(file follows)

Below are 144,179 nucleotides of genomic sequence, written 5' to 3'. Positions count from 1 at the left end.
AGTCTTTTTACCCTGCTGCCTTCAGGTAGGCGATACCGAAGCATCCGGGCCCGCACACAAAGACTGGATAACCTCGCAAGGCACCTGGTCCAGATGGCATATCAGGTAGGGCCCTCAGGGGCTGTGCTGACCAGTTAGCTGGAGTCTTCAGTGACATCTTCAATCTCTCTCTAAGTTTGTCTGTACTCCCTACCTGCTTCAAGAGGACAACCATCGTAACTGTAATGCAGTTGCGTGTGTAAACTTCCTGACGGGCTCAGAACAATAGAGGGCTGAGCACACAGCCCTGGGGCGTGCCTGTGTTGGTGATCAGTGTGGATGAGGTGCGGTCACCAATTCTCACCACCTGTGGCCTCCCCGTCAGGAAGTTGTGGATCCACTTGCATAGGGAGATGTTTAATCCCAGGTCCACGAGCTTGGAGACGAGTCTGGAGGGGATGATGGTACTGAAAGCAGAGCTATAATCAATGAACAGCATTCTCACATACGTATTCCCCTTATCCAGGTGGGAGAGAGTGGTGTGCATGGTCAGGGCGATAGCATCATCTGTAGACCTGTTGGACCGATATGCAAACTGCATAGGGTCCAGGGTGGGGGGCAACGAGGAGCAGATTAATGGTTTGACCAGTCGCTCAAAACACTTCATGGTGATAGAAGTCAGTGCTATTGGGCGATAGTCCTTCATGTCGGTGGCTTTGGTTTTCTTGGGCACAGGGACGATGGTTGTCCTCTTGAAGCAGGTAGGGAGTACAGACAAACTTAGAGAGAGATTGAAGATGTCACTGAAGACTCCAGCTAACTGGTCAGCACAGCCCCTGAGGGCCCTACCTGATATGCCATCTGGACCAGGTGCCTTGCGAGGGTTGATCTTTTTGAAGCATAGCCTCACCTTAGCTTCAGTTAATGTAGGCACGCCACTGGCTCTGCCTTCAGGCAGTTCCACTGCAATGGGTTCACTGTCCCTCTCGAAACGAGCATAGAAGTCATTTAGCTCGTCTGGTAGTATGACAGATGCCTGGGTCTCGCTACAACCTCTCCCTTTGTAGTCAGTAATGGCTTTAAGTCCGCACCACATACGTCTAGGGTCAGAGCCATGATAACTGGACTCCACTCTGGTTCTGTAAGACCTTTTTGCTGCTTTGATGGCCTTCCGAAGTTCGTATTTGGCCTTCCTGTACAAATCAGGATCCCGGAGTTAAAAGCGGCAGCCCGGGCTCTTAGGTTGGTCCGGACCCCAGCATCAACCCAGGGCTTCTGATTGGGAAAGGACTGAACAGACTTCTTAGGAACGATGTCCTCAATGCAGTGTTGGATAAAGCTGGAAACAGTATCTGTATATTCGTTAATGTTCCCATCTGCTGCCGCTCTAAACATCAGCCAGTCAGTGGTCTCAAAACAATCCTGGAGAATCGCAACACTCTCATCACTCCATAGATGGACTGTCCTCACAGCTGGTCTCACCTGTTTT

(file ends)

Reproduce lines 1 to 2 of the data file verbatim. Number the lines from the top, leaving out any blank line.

Below are 144,179 nucleotides of genomic sequence, written 5' to 3'. Positions count from 1 at the left end.
AGTCTTTTTACCCTGCTGCCTTCAGGTAGGCGATACCGAAGCATCCGGGCCCGCACACAAAGACTGGATAACCTCGCAAGGCACCTGGTCCAGATGGCATATCAGGTAGGGCCCTCAGGGGCTGTGCTGACCAGTTAGCTGGAGTCTTCAGTGACATCTTCAATCTCTCTCTAAGTTTGTCTGTACTCCCTACCTGCTTCAAGAGGACAACCATCGTAACTGTAATGCAGTTGCGTGTGTAAACTTCCTGACGGGCTCAGAACAATAGAGGGCTGAGCACACAGCCCTGGGGCGTGCCTGTGTTGGTGATCAGTGTGGATGAGGTGCGGTCACCAATTCTCACCACCTGTGGCCTCCCCGTCAGGAAGTTGTGGATCCACTTGCATAGGGAGATGTTTAATCCCAGGTCCACGAGCTTGGAGACGAGTCTGGAGGGGATGATGGTACTGAAAGCAGAGCTATAATCAATGAACAGCATTCTCACATACGTATTCCCCTTATCCAGGTGGGAGAGAGTGGTGTGCATGGTCAGGGCGATAGCATCATCTGTAGACCTGTTGGACCGATATGCAAACTGCATAGGGTCCAGGGTGGGGGGCAACGAGGAGCAGATTAATGGTTTGACCAGTCGCTCAAAACACTTCATGGTGATAGAAGTCAGTGCTATTGGGCGATAGTCCTTCATGTCGGTGGCTTTGGTTTTCTTGGGCACAGGGACGATGGTTGTCCTCTTGAAGCAGGTAGGGAGTACAGACAAACTTAGAGAGAGATTGAAGATGTCACTGAAGACTCCAGCTAACTGGTCAGCACAGCCCCTGAGGGCCCTACCTGATATGCCATCTGGACCAGGTGCCTTGCGAGGGTTGATCTTTTTGAAGCATAGCCTCACCTTAGCTTCAGTTAATGTAGGCACGCCACTGGCTCTGCCTTCAGGCAGTTCCACTGCAATGGGTTCACTGTCCCTCTCGAAACGAGCATAGAAGTCATTTAGCTCGTCTGGTAGTATGACAGATGCCTGGGTCTCGCTACAACCTCTCCCTTTGTAGTCAGTAATGGCTTTAAGTCCGCACCACATACGTCTAGGGTCAGAGCCATGATAACTGGACTCCACTCTGGTTCTGTAAGACCTTTTTGCTGCTTTGATGGCCTTCCGAAGTTCGTATTTGGCCTTCCTGTACAAATCAGGATCCCGGAGTTAAAAGCGGCAGCCCGGGCTCTTAGGTTGGTCCGGACCCCAGCATCAACCCAGGGCTTCTGATTGGGAAAGGACTGAACAGACTTCTTAGGAACGATGTCCTCAATGCAGTGTTGGATAAAGCTGGAAACAGTATCTGTATATTCGTTAATGTTCCCATCTGCTGCCGCTCTAAACATCAGCCAGTCAGTGGTCTCAAAACAATCCTGGAGAATCGCAACACTCTCATCACTCCATAGATGGACTGTCCTCACAGCTGGTCTCACCTGTTTT